Thoughts and Insights by Michael Gregory

Business Valuation

April 29th, 2019

Overcome potential conflicts before the next economic downturn by building collaborative relationships now

The Harvard Business Review (HBR) is suggesting now is the time to plan for the next economic downturn. Leading economic indicators are pointing downward. When an economic downturn takes place and you are in the thick of it, you will need to focus on tactics and day to day operations.  Now is the time to plan, be proactive and collaborate with key stakeholders.

A hot tub
April 1st, 2019

Hot Tubing with the IRS in U.S. Tax Court on Valuation Cases

Over the last few years the U.S. Tax Court has been experimenting with “hot tubbing” experts [concurrent witness testimony] on cases so that the U.S. Tax Court Judge can informally sit with the experts and ask questions. The commentary that follows considers an application of The Collaboration Effect TM to this situation.

A one way sign in black and white pointing right and a one way sign in color pointing left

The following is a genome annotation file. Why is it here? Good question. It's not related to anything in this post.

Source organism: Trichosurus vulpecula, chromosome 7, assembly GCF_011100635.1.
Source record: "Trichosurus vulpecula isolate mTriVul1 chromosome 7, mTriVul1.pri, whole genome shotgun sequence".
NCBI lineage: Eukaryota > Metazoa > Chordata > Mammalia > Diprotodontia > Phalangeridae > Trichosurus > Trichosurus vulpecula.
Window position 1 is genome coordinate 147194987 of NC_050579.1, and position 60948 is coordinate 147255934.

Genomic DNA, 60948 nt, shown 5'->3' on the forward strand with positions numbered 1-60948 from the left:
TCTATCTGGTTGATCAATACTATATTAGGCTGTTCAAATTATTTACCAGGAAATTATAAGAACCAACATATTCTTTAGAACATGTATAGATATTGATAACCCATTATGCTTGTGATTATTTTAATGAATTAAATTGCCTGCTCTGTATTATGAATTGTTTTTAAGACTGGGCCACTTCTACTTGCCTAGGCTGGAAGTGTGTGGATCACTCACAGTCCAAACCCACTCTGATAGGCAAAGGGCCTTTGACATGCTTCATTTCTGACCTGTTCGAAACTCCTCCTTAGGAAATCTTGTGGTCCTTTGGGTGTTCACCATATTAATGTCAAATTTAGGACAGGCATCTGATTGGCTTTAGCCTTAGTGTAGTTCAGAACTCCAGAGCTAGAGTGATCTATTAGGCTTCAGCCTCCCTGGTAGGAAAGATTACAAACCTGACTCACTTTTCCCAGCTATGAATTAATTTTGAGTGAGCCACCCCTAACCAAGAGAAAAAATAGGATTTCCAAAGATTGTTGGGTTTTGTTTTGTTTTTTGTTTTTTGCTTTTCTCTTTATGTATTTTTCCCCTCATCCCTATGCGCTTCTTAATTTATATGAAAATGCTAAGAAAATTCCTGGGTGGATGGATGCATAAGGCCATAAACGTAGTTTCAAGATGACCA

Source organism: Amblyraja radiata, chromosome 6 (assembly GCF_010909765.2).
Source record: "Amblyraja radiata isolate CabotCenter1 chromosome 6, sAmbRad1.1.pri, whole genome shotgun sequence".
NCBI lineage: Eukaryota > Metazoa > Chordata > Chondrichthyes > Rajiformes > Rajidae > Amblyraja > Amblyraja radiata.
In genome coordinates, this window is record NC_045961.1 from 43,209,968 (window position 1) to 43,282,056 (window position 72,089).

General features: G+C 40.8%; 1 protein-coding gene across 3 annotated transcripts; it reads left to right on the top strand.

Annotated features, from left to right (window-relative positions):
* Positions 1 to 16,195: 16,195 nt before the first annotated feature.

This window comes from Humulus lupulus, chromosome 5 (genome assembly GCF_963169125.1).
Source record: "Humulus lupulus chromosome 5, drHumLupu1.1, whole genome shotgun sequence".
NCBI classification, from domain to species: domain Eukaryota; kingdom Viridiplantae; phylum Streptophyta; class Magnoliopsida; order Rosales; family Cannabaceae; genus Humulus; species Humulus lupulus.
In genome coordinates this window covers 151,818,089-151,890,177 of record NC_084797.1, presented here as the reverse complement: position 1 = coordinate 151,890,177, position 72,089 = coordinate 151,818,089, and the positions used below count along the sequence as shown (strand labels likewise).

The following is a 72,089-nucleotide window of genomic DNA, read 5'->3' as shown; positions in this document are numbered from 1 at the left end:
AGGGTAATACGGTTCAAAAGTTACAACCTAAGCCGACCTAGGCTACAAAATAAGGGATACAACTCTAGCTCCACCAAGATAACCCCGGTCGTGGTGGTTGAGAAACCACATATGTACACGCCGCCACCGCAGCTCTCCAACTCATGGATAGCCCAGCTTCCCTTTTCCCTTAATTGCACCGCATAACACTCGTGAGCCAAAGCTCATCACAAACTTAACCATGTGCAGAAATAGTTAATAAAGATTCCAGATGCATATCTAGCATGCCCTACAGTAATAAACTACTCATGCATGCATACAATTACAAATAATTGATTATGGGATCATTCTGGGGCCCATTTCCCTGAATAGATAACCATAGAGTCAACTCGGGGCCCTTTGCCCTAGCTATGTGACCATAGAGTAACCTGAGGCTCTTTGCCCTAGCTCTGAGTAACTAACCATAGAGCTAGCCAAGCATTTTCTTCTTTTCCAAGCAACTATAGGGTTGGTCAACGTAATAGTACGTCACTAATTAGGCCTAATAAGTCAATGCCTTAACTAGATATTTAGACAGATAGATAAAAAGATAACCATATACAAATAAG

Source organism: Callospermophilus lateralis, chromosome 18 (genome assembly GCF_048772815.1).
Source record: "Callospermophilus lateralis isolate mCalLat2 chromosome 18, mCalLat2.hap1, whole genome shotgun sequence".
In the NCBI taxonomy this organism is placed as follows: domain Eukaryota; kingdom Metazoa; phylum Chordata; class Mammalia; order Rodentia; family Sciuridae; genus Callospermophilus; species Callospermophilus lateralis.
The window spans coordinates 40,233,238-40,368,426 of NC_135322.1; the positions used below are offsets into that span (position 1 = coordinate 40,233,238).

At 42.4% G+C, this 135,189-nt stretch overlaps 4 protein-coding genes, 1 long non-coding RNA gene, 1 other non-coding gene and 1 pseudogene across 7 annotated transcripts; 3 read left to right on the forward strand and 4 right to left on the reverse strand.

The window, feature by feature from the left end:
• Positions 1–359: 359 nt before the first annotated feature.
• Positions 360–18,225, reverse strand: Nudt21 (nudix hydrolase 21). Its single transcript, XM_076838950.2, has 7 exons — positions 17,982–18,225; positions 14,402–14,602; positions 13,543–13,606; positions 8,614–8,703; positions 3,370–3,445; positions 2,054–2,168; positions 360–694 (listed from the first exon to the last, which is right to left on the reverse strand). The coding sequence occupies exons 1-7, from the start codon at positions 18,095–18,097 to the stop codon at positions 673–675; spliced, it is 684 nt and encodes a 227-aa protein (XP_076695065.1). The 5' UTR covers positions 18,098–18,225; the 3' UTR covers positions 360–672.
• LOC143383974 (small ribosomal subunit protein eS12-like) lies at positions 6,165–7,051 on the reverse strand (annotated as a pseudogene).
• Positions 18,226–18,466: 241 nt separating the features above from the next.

January 28th, 2019

How Can You Use BATNA: Even with the IRS?

BATNA is the Best Alternative To a Negotiated Agreement. So, what is that?

September 11th, 2017

Have a Conflict? Here Are Three Negotiation Strategies for Business Valuers and the IRS

When things go wrong in a negotiation often there is a quick escalation, conflict increases and the two stinky twins of BO (blaming others) and BS (blaming self) become pronounced. What is the result? Escalation, litigation and entrenchment. I want to suggest three ideas for a better way.

August 6th, 2017

Relationship, Trust, IRS and Negotiations

I know as a negotiator one of the most important elements towards reaching an agreement in a negotiation is to build and have trust.  In order to have trust it is important to build a relationship with the other party. This is true in any negotiation, but especially with the IRS.

May 22nd, 2017

Emotional Intelligence and Negotiations

There has been a lot written about emotional intelligence, how to improve it, and why having a stronger emotional intelligence may help in business. However, the implications to negotiations indicate more emotionally intelligent parties may also have greater empathy and be willing to lower their expectations at the negotiating table. So what should you do?

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